Cedar Breaks National Monument © Rex Vogel, all rights reserved

Wildflowers bloom in profusion during the summer months with the national monument holding an annual Cedar Breaks Wildflower Festival each July. Utah juniper, Douglas fir, Engelmann spruce, and Limber pine make up a diverse and dense forested region. At the highest of elevations, the ancient Bristlecone pine is found. The oldest Bristlecone pine found in Cedar Breaks is believed to be about 1,700 years old.

Cedar Breaks National Monument © Rex Vogel, all rights reserved

The first tourists to arrive by car to Cedar Breaks occurred in 1919. Between 1920 and 1923 a rustic road was carved from Zion National Park to Cedar Breaks allowing more tourists to discover the splendid landscape. A late 1930s road advertisement proclaimed that Cedar Breaks National Monument had “countless grotesque and magnificent geological forms, caused by water erosion, anointed with all colors of the rainbow.” That description still stands today.

Cedar Breaks National Monument © Rex Vogel, all rights reserved

Near “The Mighty Five” national parks of Utah and just a few hundred miles north of Arizona’s Grand Canyon, Cedar Breaks is all too often passed by. But for those wanting to view nature at its finest, geology’s creative beauty, and dark skies seldom seen today, a trip to Cedar Breaks National Monument is certainly a journey worth traveling.

Cedar Breaks National Monument © Rex Vogel, all rights reserved

Worth Pondering…

Look! Nature is overflowing with the grandeur of God!

—John Muir

5 RV Trips for 2019

A new year and an empty calendar! Does inspiration know any finer muse?

A new year and an empty calendar! Does inspiration know any finer muse?

When it comes to RV travel, the arrival of January fuels daydreams of adventures and far-flung exploration.

Here we explore five new and evolving travel opportunities across America, everything from a cool oasis in the West Texas desert and the centennial of America’s most famous geological marvel to wildlife adventure. And with the exception of two— Cedar Breaks Wildflower Festival in July and the Custer Park Buffalo Roundup in September—these ideas aren’t tied to a specific date, making them worthy of a trip any time of year.

Start marking up that calendar now.

Balmorhea’s New Beginnings

Expect big changes at Balmorhea State Park in West Texas, which will reopen its swimming pool this winter after major repairs and unveil a revamped motor court and upgraded campground this spring.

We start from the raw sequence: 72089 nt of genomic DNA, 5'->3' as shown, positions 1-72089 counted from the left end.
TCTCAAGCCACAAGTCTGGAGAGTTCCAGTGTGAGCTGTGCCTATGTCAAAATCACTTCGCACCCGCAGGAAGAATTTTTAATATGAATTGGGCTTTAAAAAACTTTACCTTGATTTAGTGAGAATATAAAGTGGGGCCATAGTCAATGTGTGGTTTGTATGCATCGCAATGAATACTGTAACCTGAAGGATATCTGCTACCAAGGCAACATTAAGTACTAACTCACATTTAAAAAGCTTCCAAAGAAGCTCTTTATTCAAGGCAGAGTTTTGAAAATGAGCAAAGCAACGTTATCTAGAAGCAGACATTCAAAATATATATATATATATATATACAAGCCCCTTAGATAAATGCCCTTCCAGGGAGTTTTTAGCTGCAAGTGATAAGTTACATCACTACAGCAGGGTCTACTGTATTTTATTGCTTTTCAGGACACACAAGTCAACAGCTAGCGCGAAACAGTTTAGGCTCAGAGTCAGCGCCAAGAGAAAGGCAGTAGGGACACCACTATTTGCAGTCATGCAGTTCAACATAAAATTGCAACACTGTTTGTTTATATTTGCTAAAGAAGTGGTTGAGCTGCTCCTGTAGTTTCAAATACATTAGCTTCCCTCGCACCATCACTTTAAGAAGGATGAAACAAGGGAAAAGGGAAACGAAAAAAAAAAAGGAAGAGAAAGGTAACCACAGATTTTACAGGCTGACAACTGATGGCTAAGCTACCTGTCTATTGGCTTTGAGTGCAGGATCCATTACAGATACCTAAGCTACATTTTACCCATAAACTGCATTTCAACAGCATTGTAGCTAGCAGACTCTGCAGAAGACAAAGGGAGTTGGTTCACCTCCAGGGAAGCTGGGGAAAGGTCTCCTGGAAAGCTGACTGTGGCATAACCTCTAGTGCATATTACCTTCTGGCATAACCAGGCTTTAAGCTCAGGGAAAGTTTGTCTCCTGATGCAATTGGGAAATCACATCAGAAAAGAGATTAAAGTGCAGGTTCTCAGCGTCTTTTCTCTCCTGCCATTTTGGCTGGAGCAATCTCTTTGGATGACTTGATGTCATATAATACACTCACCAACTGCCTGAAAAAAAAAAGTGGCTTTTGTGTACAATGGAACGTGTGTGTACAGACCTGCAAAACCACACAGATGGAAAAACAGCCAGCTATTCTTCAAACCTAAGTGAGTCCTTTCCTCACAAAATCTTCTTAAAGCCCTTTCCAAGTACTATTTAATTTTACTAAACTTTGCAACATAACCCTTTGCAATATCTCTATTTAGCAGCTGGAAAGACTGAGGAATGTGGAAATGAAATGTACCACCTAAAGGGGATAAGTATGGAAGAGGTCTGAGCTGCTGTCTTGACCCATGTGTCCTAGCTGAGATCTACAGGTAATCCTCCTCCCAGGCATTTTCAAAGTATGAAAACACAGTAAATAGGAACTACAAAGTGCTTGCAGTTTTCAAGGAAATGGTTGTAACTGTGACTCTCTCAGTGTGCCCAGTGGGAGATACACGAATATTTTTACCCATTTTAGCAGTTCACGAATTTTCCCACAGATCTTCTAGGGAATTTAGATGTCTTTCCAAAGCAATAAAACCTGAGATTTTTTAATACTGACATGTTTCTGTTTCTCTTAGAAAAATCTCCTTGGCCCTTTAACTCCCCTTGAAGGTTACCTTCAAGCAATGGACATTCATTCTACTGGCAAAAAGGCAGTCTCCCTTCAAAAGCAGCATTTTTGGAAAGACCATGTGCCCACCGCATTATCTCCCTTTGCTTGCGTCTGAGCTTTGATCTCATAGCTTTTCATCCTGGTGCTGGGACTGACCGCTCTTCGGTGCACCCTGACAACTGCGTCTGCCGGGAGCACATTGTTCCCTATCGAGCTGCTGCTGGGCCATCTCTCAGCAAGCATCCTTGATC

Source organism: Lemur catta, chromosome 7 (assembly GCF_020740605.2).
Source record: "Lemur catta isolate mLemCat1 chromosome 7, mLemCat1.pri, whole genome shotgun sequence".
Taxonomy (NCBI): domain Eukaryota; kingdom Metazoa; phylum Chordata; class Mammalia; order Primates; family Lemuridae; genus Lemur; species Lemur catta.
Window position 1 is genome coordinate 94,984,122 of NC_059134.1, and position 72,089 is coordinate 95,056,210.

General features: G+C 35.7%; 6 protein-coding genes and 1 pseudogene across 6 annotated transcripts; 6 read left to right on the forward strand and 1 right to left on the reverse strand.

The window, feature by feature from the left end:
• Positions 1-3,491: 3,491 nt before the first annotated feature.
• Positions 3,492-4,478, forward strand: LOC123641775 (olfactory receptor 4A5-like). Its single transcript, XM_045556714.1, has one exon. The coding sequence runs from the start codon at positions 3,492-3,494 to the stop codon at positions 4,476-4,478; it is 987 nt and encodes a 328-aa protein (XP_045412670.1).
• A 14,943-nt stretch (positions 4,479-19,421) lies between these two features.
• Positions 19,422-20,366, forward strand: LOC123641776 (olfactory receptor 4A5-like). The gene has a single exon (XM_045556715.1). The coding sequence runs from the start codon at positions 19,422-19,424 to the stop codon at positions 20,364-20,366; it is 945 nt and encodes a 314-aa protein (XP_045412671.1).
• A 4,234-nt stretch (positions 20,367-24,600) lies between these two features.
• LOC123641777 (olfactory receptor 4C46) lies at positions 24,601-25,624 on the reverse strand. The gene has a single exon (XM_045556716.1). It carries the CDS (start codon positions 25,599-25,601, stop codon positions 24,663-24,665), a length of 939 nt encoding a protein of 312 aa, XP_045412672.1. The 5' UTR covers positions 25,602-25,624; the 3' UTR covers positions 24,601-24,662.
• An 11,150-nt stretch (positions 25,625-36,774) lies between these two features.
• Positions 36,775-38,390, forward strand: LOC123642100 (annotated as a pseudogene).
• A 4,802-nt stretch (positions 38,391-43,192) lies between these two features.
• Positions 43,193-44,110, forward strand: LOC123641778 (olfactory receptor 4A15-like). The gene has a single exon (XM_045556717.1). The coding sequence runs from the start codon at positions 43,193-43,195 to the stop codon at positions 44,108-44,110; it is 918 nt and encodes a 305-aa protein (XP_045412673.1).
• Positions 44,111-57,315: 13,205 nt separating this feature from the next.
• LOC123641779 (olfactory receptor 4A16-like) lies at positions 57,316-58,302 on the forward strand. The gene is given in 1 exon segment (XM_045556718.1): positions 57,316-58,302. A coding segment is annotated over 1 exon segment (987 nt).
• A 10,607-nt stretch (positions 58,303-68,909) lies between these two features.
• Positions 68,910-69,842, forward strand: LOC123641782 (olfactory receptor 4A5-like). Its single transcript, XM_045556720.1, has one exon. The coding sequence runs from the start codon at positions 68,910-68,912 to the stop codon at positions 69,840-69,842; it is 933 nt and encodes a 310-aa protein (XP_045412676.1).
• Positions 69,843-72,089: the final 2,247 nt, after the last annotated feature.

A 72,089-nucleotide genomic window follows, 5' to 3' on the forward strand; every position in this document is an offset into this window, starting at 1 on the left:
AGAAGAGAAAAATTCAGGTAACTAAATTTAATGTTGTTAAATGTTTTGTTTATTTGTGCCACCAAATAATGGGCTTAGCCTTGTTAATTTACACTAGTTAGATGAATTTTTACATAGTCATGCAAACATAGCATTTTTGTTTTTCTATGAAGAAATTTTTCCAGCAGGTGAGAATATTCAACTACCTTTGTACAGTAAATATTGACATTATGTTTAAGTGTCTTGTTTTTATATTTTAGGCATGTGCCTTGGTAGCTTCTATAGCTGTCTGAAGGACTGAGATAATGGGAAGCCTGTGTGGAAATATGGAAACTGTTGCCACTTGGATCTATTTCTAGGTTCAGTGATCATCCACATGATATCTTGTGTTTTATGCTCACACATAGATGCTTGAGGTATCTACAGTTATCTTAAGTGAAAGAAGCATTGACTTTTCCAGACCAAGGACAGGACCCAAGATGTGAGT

Renovations of the lodging facilities had already started when, in May 2018, crews discovered an eroding wall near the high dive in the pool. Officials shut down the swimming hole, dry-docking visitors looking for a respite from the heat.

Pool repairs started in September and should be wrapped up in time for you to take a flying leap into the crisp, fish-filled water by the time temperatures heat up again.

The Grand Canyon

In 2019, the park dedicated to America’s most famous geologic marvel will celebrate its 100-year anniversary with a series of talks, concerts, and special exhibitions throughout the year. And while you can certainly have an awe-inspiring experience without venturing far from the designated lookout points, there’s more to see and experience.

The park becomes extremely crowded when school lets out in June, so plan your visit before then, if possible. To avoid the crowds, plan a trip between May and October to the North Rim: less than 10 percent of the canyon’s 6.2 million annual visitors see this side of the park.


To many, Louisiana is known as the place where jazz music was born, where over-stuffed po’ boys are bountiful, and where the greatest Mardi Gras celebrations take place.

The list of lesser-knowns from this swampy Southern state is deliciously new to the visitor: a steaming hot bowl of gumbo, freshly-made beignets, crawfish, jambalaya, boudin, and crackling. Thankfully, the uninitiated can head down one of Louisiana’s Culinary Trails to acquaint themselves with the candid Creole/Cajun flavors.

But there is more to the Cajun appeal than just the food. Between bites of their tasty cuisine, boredom is never a problem in Cajun Country. Nature experiences are abundant on the Creole Nature Trail, an All-American Road.

Cedar Breaks National Monument

At an elevation of over 10,000 feet, Cedar Breaks National Monument looks down into a majestic geologic amphitheater, a three-mile long cirque of eroding limestone, shale, and sandstone. Like a naturally formed coliseum, the Amphitheater plunges 2,000 feet taking your eyes for a colorful ride through arches, towers, hoodoos, and canyons. The colorful wildflower bloom is generally at its peak during the first two weeks of July, which coincides with the annual Cedar Breaks Wildflower Festival, a wonderful reason to visit the park.

Custer State Park

Custer State Park in the Black Hills encompasses 71,000 acres of spectacular terrain and an abundance of wildlife. A herd of 1,300 bison roams freely throughout the park, often stopping traffic along the 18-mile Wildlife Loop Road. The Annual Buffalo Roundup draws thousands of people to Custer State Park every September. Watch cowboys and cowgirls as they roundup and drive the herd of approximately 1,300 buffalo.

Besides bison, Custer State Park is home to wildlife such as pronghorns, mountain goats, bighorn sheep, deer, elk, wild turkeys, and a band of friendly burros. Whether hiking, mountain biking, horseback riding, rock climbing, or camping, you’ll find your adventure along the park’s roads and trails.

Worth Pondering…
From wonder into wonder, existence opens.

—Lao Tzu